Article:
What do you think of my characters?

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Thread: What do you think of my characters?

  1. #1

    What do you think of my characters?

    1. Gocay
    2. Wang-Long
    3. Julius
    4. Kane
    5. Sesshu
    6. Snark the Mystic Wizard

  2. #2
    I don't know what to think. Could you describe to me their personalities? Could you show me their backgrounds?

  3. #3
    Join Date
    Jun 2011
    Milwaukee, WI
    Last edited by Robert_S; November 2nd, 2013 at 07:35 PM.

  4. #4
    Gocay is a native american warrior who live his tribe. He's wise and a serious person.

    Wang-Long is a young chinese kung fu martial artist who is very cheerful and likes to cook. He loves to fight his opponents.

    Julius was originally a statue from Greece. He became a real person. He's an homosexual who wants to bring peace and love for all mankind.

    Kane is an alien from an distant planet. He has 2 sons.

    Sesshu is a japanese ninja from his clan. He's very strong and fast. He also has a scary mask.

    The wizard Snark is a 5000-year old wizard who uses magic orb to survive.

  5. #5
    Join Date
    Jun 2011
    Milwaukee, WI
    Last edited by Robert_S; November 2nd, 2013 at 07:35 PM.

  6. #6
    Quite a random band of misfits. I don't really know what to say about any of them without knowing the backgrounds or anything about the world they're in.

  7. #7
    I have a feeling this thread would fit better in the Visual Arts section of the forum.

  8. #8
    They sound and are described as right out of central casting.

    Why not add a touch of realism? If you want to include the bushido lifestyle in your story, why not make Sesshu a togishi, it would be more likely, and not many even mention it. For example, the polishers got all of three seconds in the Tom Cruise movie, "The Last Samurai."

  9. #9
    I think your characters are the one thing mine aren't: faces. I don't even know what most of my characters look like; I only know who they are.
    Last edited by Gamer_2k4; October 29th, 2013 at 08:06 PM.
    "Either write something worth reading or do something worth writing." - Benjamin Franklin

    "I do not over-intellectualize the production process. I try to keep it simple: Tell the damned story." - Tom Clancy

  10. #10
    Quote Originally Posted by Robert_S View Post
    No young man, let me tell you about 2 of my mains:

    Weakness: Doesn't care about people. He is angry and rather insulting toward others. He was a rising guitarist in a band that criticized politics, but when they started to attack corporate America, their gigs dried up and so did their careers. His brother was one of three corporate protestors killed 15-20 years ago when police used heavy handed tactics to break it up. Feels the American public is to blame for the current state of America. During the course of the story, he witnesses a man being beaten and does nothing. Calls his brother an idealistic idiot. When he learns the human race is approaching its moment of truth (an alien name I'll give later, but it means they are nearing a global nuclear war), he says "let them burn."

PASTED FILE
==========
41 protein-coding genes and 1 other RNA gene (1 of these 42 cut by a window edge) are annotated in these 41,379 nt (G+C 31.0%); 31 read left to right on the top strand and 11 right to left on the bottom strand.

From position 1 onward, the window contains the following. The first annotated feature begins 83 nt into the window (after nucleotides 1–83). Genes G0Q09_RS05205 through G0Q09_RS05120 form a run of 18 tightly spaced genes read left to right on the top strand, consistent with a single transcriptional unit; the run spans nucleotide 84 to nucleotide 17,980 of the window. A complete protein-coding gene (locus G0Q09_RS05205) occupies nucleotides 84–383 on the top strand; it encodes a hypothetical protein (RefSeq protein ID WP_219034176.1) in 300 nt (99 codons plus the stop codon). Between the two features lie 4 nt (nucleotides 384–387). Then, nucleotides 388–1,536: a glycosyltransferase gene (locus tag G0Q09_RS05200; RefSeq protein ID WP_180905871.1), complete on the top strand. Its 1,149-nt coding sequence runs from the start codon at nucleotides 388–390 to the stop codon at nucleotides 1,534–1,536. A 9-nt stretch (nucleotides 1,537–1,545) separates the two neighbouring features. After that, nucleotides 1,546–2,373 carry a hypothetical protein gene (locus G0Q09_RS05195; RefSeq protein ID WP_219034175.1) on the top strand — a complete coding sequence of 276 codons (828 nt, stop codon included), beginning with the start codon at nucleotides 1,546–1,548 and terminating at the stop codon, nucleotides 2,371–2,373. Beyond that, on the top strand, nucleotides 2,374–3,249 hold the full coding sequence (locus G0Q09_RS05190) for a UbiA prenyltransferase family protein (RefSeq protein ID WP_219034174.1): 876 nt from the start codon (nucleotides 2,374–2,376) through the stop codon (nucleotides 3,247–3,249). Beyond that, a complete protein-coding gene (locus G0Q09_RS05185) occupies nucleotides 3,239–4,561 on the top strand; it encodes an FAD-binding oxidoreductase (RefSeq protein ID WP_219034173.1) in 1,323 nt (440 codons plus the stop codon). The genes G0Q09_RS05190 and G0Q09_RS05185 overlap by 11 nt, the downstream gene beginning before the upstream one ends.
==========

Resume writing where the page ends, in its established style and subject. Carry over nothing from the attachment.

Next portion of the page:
Need: Needs to care about the people he was trying to help with his music.

    Weakness: As a very unique individual (she is a cybernetic computer/intellect), she feels isolated. Her only source of companionship has been Ro'shaan and those who she installs and merges Ro'shaan's memories into.
    Need: Needs to see pure organics as friends and be accepting of their friendship.

    Give your characters a weakness or two and a need that they fulfill at the end. Make them human. Humans have weaknesses and needs.
    Characters aren't weaknesses and needs, either, Robert! Even assuming they are, these character descriptions are missing an important element.

    For example, you define Dante's weaknesses by things that happen to other people ("his brother was one of three corporate protestors killed") and through examples of things he does in the story ("witnesses a man being beaten to death and does nothing") but these don't necessarily give an idea of his character. He's still not very cohesive in my head.

    Neither is BES -- even her weakness seems less like a weakness and more like a single trait. Isolation and uniqueness isn't a weakness; that's just being introverted. It's also not clear whether the "need" is her personal need or an objective need from a story standpoint. If the latter, I take offense. Again, being introverted isn't a weakness. Nor is it very compelling as the basis for a character.

    Not too long ago I finished a story where the main character was a sadistic, self-absorbed teenaged girl happily obsessed with violence. The character you're thinking of: that's her. I've described her in such a way that you've already got a (likely very accurate) picture of her in your head in terms of behaviour and mannerism.

    I could do that with any of my characters, really. Take the evil wizard legitimately concerned for the welfare of his kids: instantly you've got a good idea of how he would interact with others in a story, and, if he was the protagonist, what his own story would be. Despite the lack of detail, both these characters have a personality, a potentially fatal flaw, a personal need, a dilemma that could kick off a plot, and even possibly an implied backstory.

    Creating characters isn't filling in the blanks ("this is his weakness, this is his need"), even though it's really easy to fall into that trap.

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